Over 50 years after the War on Poverty, it's time to find a solution
Fifty-four years ago, kids were bused from my suburban Detroit high school to Ann Arbor for a special event. The president was coming to the University of Michigan to give a historic commencement addresses. Lyndon Baines Johnson, in office exactly six months following the assassination of President Kennedy, announced his plans to build what he called the Great Society by launching a massive war on poverty.
When Democrats won massive majorities in both houses of Congress that fall, he was able to do just that. These days, popular legend sees the War on Poverty as a failure. In reality, statistics tell a different tale. Some of the programs were clearly poorly thought out, and funding for and interest in poverty waned as the Vietnam War heated up.
But poverty rates did fall. Yet the desperately poor are still with us, in our high-tech world half a century removed from our last major attempt to cure poverty.
Fifteen months ago, University of Michigan President Mark Schissel decided it was time for a new, more modest approach to seeing what could be done. He committed the U of M to a multi-dimensional effort called Poverty Solutions, and appointed Luke Shaefer, a young associate professor of social work and public policy, to lead the effort.
Last week, I went to see Shaefer for an update, and found that Poverty Solutions had managed to do more in a year than I imagined. While the program did run a successful youth employment program for kids in Washtenaw County, their primary focus has been on the best possible laboratory for studying poverty in the nation: Detroit, where 40 percent of all residents and 60 percent of all children are living below the official poverty line, defined as an income of $24,600 a year for a family of four.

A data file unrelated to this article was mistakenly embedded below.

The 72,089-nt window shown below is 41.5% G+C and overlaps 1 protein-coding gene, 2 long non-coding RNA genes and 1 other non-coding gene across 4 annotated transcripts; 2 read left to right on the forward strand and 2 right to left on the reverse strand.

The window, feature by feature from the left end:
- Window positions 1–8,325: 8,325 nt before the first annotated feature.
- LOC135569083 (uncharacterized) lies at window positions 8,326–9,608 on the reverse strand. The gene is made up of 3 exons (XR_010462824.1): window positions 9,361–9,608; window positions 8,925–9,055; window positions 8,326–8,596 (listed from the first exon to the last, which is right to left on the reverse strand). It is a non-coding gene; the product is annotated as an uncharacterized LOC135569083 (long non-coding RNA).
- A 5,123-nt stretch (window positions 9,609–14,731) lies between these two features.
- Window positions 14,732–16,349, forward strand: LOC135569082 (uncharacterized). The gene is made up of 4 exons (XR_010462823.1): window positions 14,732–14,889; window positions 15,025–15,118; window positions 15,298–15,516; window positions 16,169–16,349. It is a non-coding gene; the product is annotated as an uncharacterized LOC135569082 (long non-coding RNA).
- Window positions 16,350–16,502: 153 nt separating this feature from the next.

Detroit also has an energetic mayor interested in trying new things.
“We made the decision that we would partner with Detroit, and our efforts would center on trying to increase economic mobility in the city," Shaefer said.
Shaefer first came to my attention a few years ago because of a dramatic book he co-authored, $2.00 a Day: Living on Almost Nothing In America, which looked at severe poverty among people who weren’t drug addicts or criminals but who had fallen through the cracks.
Currently, Poverty Solutions has a number of small projects underway in Detroit. They are employing community health workers in one neighborhood; trying to help people become economically self-sufficient in another, and working citywide to help more disadvantaged people win property tax exemptions t0 allow them to keep their homes.
Poverty Solutions has also stimulated Shaefer to think of other potential initiatives. He’s keenly interested in a bill to legalize “dental therapists,” a new occupation that would train people who aren’t fully fledged dentists to do things like simple fillings and extractions.
There are plenty of people who haven’t seen a dentist in years or at all.
“We will try some things that won’t work, and some things that will work,” and hopefully learn a lot that can be applied elsewhere in the state and nation,” he told me.
They may not be tweeting their accomplishments, but of all the things going on in Detroit, Poverty Solutions might, in the long run, be among the most significant of all.
Jack Lessenberry is Michigan Radio’s Senior Political Analyst. Views expressed in his essays are his own and do not necessarily reflect those of Michigan Radio, its management or the station licensee, The University of Michigan.